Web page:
Interview with Sam Mills of Dodo Ink

dodo ink logo

It’s always exciting to hear of a new independent publisher, especially one committed to bringing ‘daring and difficult’ fiction to readers. I’m particularly interested in Dodo Ink because I’ve been following and reading editorial director, Sam Mills, who you might know as the author of The Quiddity of Will Self and MD, Thom Cuel, who blogs as The Workshy Fop, on Twitter for ages, so I know they have excellent taste. (They’re also joined by Alex Spears, Digital and Marketing Director.) It was an utter pleasure then to interview Sam about their new venture. At the end of the interview, you’ll see that Dodo Ink needs your help *does Lord Kitchener finger point* to help them bring brilliant books to us all. To whet your appetite, the interview’s followed by one of the books Dodo Ink will be publishing in 2016, Dodge and Burn by Seraphina Madsen. Enjoy!

How did Dodo Ink come about?

Thom Cuell , Alex Spears and I chatted about setting it up throughout 2014. Stefan Tobler and Nicci Praca of And Other Stories were kind enough to give us some advice early on.

And then one day in the summer of 2014, am email popped into my inbox. It was from my friend Tom Tomaszewski. Tom has written and reviewed for The Independent on Sunday and has been writing fiction for some years. He’d written a novel called The Eleventh Letter, said his email, and he asked if I would read it for him. I spent the weekend completely engrossed in it. Then I tried to help him get it published. I got in touch with various agents on his behalf, but it was deemed a hard sell because it isn’t easy to categorise. It is a ghost story, a crime novel, a literary novel, a strange novel. It seemed a shame that such an original, disturbing and brilliant book would never make the bookshelves, so we thought we’d put it out there…

You’ve said you want to publish novels that are ‘daring and difficult’, can you give some examples of the type of work you’re hoping to find?

Books we love include F by Daniel Kehlmann, Mrs Caliban by Rachel Ingalls, Animals by Emma Jane Unsworth, Zone by Mathias Enard, Great Apes by Will Self, Money by Martis Amis, The Adventure of the Busts of Eva Peron by Carlos Gamerro , Atomised by Michel Houellebecq, Infinite Jest by David Foster Wallace, Lightning Rods by Helen DeWitt, Imaginary Cities by Darran Anderson to name a few.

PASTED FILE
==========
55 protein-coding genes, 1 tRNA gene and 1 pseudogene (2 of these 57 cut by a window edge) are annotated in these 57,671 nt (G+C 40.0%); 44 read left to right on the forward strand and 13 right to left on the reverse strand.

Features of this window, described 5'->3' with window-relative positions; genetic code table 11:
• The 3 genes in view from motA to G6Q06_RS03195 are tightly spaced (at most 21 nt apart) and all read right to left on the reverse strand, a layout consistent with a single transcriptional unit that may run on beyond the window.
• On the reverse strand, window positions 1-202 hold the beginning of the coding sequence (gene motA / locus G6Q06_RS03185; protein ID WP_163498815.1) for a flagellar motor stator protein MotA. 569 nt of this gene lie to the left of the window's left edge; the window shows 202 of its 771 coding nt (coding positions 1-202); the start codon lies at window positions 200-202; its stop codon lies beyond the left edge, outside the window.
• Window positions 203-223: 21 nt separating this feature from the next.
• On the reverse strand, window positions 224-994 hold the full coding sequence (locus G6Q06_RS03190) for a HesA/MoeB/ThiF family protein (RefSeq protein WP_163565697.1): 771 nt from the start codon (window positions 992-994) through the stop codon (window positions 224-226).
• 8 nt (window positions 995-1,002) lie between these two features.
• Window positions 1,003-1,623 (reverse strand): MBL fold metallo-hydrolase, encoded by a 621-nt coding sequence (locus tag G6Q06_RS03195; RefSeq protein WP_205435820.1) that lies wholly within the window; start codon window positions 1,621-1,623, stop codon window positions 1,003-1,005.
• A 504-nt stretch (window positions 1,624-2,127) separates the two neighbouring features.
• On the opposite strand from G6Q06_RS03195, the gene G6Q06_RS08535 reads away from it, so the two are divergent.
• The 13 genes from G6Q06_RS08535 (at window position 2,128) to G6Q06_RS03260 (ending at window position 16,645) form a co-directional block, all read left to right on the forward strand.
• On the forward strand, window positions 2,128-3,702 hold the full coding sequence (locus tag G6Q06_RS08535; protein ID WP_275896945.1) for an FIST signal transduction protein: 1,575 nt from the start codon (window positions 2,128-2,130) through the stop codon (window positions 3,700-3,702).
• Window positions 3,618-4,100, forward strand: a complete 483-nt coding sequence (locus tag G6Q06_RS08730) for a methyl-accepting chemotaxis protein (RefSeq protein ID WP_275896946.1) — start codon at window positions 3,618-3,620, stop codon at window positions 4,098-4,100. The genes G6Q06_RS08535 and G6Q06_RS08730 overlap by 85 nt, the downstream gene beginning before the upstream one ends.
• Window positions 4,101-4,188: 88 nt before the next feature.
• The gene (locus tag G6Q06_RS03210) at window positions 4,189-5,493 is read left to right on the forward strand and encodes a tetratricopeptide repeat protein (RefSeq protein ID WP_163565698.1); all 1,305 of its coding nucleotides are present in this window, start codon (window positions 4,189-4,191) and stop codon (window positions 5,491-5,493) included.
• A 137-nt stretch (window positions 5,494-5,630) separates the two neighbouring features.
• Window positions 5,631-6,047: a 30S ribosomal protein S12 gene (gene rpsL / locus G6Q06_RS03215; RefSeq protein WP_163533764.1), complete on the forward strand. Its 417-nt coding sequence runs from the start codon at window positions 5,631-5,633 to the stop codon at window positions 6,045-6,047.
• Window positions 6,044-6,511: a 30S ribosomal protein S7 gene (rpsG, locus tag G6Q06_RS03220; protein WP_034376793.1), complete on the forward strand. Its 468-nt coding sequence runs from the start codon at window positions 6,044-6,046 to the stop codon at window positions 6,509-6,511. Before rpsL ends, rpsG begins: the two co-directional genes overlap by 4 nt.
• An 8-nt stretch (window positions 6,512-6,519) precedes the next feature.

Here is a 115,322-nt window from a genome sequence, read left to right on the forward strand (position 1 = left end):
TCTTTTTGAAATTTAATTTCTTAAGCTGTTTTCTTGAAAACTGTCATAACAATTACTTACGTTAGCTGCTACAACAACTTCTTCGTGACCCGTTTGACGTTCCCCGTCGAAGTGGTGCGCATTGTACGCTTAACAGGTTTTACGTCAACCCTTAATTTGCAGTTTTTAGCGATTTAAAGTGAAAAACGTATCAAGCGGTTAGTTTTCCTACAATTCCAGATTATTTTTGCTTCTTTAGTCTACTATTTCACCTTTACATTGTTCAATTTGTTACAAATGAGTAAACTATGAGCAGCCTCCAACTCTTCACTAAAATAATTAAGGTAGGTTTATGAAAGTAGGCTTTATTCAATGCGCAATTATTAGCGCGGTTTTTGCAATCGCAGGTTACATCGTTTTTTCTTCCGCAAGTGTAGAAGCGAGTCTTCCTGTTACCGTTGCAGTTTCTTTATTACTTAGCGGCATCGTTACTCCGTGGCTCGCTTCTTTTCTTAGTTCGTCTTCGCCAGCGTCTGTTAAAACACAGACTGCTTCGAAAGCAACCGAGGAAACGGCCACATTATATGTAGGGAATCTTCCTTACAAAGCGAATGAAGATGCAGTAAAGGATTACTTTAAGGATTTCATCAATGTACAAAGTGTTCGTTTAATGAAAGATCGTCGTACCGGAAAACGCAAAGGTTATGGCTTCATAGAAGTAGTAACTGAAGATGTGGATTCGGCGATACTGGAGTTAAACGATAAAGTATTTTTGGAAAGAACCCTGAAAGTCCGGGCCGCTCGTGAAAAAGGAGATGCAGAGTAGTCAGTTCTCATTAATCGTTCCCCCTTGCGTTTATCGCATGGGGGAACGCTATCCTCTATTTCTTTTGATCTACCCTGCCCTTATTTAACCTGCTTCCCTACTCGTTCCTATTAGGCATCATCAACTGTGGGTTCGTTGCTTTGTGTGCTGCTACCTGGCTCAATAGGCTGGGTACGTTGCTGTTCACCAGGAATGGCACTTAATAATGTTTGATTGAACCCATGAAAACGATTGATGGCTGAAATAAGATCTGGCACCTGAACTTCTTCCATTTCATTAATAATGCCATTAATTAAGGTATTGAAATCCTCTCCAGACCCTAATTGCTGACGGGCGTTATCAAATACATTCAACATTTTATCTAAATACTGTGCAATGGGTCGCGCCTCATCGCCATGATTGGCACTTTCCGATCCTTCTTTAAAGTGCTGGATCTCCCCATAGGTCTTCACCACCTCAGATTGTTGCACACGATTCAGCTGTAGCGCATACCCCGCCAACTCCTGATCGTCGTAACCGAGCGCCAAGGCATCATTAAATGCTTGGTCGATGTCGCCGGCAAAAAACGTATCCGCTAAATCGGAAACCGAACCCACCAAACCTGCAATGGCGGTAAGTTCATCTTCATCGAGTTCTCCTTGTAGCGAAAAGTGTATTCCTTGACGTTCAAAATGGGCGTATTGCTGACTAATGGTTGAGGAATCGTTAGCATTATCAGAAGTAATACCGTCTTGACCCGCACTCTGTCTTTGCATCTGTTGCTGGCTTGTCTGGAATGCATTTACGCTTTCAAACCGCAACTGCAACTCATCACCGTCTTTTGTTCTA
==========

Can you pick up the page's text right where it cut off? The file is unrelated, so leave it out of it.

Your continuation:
Although some of the novels we are publishing are experimental in their structure, they are all damn good reads. So a good example of a novel we’d love to have published is The Raw Shark Texts by Steven Hall – for its originality, for its moving love story, for its wild imagination, for its readability. It’s the sort of novel you can give to a friend and know they’ll love it; it’s also like nothing you’ve quite read before.

We are keen on novels that are weird, odd, dangerous, and daring. I think we’d prefer a book that had energy and big ideas and was a bit rough around the edges than a novel that was polished, safe, traditional and conventional.

You’ve described the first book you’re publishing, Dodge and Burn by Seraphina Madsen, as ‘a wild, psychedelic road trip of a novel’, can you tell us more about it?

We first discovered the book a few months after we’d announced that we were setting up Dodo Ink. The novelist James Miller emailed me and mentioned that one of his students had written a novel; he added that she was one of the finest students he’d ever taught. Seraphina had published a short story in The White Review, which became the opening of her novella. As you can see from the story, Seraphina’s prose style is surreal, imaginative and beautifully crafted. Thom and I immediately started chasing her for the novella, and we signed it up as fast as we could. It begins with the bizarre childhood of Eugenie – ‘We were told that our mother’s life was terminated by an attack of killer bees whilst vacationing in San Marcos, Mexico…’ Eugenie and her twin sister Camilla are abducted and raised by Dr Vargas, a charismatic Svengali-like figure who educates them according to his own philosophy, an esoteric blend of anthropology and psychiatry. The novel charts Eugenie’s childhood and later years, when she is on the run across North America and Europe. This road trip is a weird and wonderful one, involving encounters with Candy ravers; meditations on the nature of time; psychedelic Teknivals; an insidious Mothman; and a sweet and tender love story.

What I love about Seraphina’s style is that the writing is crafted, but there is a wonderful raw energy pulsing beneath the surface. Sometimes students of creative writing courses end up writing books that have lots of pretty sentences in them, but can feel flat, too polished; on the other hand, a book that is too raw and lacks finesse can end up too messy. Seraphina strikes that perfect balance between the two. Her ideas are wild but her writing is always very controlled. Also, Seraphina has cited her influences as William Burroughs, Hunter S Thompson and Carlos Castaneda. There aren’t many female authors writing in this territory, which also excites us.

Dodge and Burn sounds as though it would fit perfectly on the ‘Cult Fiction’ table in a bookshop. Despite the recent #ReadWomen campaign, this table is the one still dominated by male writers. Why do you think that is?